The Witch and the Knight Will Survive GN 1

The Witch and the Knight Will Live to tell the tale GN 1

The Witch and the Knight Will Survive appears to be written with “contrast” as its primary strategy. This first volume, which is marketed as a “dark fantasy” book, begins with a lyrical preface that would fit in perfectly with any of the ancient styles of renown uncut fairy tales. The tale seamlessly transitions between that feel of a storybook and actions of heinous fantasy action. Tragic events befall our main character, the titular knight Agredios, and he immediately retaliates with an act of blatantly inappropriate violence. But in his brief, merciful flash of insight, he recognizes a path for recovery, healing, and hope. The Witch and the Knight Will Survive is attempting to deliver a traditional “out of darkness” story with a side serving of fantasy town administration and occasionally clumsy detail communication.

The latter might be anticipated given the contrast described before. The witch who makes up the other half of the title, previously going by the name Ganancetia, is the complete antithesis of Agredios in personality and appearance. Her magical oddities frequently lack a distinct motivating cause. Up to the very end of the novel, she completely fails to defend herself. Nevertheless, she is viewed and welcomed more favorably by the Perla and Percie kids and newcomers to the community than Agredios does. Although it provides a strong thematic foundation, readers may become frustrated as they attempt to determine the precise nature of the forest’s “curse” and the circumstances surrounding some of the other arrivals.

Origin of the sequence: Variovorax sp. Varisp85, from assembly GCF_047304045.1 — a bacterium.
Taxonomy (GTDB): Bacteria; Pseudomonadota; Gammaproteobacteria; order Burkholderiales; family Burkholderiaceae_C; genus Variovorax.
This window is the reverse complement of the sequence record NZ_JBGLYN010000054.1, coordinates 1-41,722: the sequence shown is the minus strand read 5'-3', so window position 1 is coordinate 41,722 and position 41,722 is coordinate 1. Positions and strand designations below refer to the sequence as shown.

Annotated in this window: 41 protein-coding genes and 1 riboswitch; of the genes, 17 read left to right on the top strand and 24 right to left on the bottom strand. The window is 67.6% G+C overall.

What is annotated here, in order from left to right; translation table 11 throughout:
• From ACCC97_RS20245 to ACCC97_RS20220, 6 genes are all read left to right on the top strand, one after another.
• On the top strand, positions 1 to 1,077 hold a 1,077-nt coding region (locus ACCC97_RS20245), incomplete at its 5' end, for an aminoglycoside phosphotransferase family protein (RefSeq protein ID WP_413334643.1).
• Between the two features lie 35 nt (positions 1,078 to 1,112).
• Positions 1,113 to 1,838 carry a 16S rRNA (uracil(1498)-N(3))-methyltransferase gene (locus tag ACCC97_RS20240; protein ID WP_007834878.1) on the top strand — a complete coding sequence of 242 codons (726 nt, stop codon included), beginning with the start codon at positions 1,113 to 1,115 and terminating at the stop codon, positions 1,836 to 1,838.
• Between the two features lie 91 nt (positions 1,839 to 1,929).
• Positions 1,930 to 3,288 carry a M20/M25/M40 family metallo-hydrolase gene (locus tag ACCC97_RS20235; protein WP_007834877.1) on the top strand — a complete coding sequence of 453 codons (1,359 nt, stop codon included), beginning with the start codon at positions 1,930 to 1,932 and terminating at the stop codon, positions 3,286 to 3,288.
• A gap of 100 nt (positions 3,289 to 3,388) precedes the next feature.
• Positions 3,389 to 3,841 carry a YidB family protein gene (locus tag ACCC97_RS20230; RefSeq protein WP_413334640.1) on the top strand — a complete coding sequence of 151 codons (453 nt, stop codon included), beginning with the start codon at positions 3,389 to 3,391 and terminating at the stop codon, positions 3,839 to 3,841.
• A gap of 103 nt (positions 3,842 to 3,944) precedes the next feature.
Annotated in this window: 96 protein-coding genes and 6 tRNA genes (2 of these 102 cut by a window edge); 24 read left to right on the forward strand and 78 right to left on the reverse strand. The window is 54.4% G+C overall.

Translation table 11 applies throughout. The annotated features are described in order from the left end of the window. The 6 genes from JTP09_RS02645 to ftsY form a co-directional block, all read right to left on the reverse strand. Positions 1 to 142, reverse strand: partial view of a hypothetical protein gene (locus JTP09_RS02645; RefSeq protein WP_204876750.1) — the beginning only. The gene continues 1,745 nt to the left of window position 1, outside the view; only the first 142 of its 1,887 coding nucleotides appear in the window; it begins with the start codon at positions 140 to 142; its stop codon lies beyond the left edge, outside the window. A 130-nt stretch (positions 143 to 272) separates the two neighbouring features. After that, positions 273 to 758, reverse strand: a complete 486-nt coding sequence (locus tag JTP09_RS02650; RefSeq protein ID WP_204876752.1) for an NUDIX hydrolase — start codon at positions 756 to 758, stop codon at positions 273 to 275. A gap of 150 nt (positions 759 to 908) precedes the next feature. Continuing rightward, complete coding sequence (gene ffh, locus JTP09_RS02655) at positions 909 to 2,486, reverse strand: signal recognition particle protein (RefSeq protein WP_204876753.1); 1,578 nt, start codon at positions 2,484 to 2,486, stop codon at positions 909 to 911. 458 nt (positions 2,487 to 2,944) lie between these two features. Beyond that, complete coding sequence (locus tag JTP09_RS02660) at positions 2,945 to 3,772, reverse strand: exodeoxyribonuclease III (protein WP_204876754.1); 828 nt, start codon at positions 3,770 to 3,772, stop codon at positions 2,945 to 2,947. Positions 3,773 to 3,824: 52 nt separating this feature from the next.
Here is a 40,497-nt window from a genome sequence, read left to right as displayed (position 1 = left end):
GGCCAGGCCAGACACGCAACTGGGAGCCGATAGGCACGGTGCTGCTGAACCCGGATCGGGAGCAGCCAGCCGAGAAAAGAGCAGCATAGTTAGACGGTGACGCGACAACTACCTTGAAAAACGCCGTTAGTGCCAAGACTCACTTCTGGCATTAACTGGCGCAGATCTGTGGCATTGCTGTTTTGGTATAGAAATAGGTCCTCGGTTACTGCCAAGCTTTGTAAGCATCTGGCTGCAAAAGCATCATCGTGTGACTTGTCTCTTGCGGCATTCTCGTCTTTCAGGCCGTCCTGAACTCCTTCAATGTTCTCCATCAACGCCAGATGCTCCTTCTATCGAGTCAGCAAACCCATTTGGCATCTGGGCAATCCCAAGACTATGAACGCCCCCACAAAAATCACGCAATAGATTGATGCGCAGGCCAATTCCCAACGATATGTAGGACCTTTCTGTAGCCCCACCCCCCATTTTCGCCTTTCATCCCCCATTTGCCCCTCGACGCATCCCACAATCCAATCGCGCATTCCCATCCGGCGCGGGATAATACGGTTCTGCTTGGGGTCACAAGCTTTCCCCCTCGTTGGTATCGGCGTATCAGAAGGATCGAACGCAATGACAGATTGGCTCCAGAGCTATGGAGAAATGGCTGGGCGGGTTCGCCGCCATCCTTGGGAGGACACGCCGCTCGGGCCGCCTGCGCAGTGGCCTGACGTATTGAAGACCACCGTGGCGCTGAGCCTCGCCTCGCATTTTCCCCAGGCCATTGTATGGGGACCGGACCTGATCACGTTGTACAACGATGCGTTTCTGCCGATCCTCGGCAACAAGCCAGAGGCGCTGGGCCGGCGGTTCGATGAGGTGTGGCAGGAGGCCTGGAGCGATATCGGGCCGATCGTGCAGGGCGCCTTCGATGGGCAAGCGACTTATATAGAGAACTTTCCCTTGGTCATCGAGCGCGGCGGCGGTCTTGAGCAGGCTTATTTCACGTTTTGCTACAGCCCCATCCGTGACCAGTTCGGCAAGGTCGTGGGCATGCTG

The Witch and the Knight Will Survive’s quality may diverge in various ways as this volume progresses due to the plot and story’s expanding breadth. On the one hand, adding more characters enables more interactions and extensions of its concepts, particularly the entire town-building component. The manga is delighted to explain details like how washing clothes and taking a shower work magically in this world or how to use items like a killed fortress bee monster as resources. Additionally, the added duties and facets assist reduce the angst that sometimes overpowers Agredios in the earlier chapters.

Without that angst, Agredios does begin to accept his role as the least interesting character in his own narrative. The majority of the time in the second half of the novel, he feels that he is only acting as a sounding board for others to share plot details with in the town he is managing. And when a large portion of that exposition consists of oddly-ordered clarification of information that was hardly “secret” to the characters and merely serves to clarify things for an audience who perhaps should have understood them earlier, we in that audience start to feel like this type of information could have been ordered better.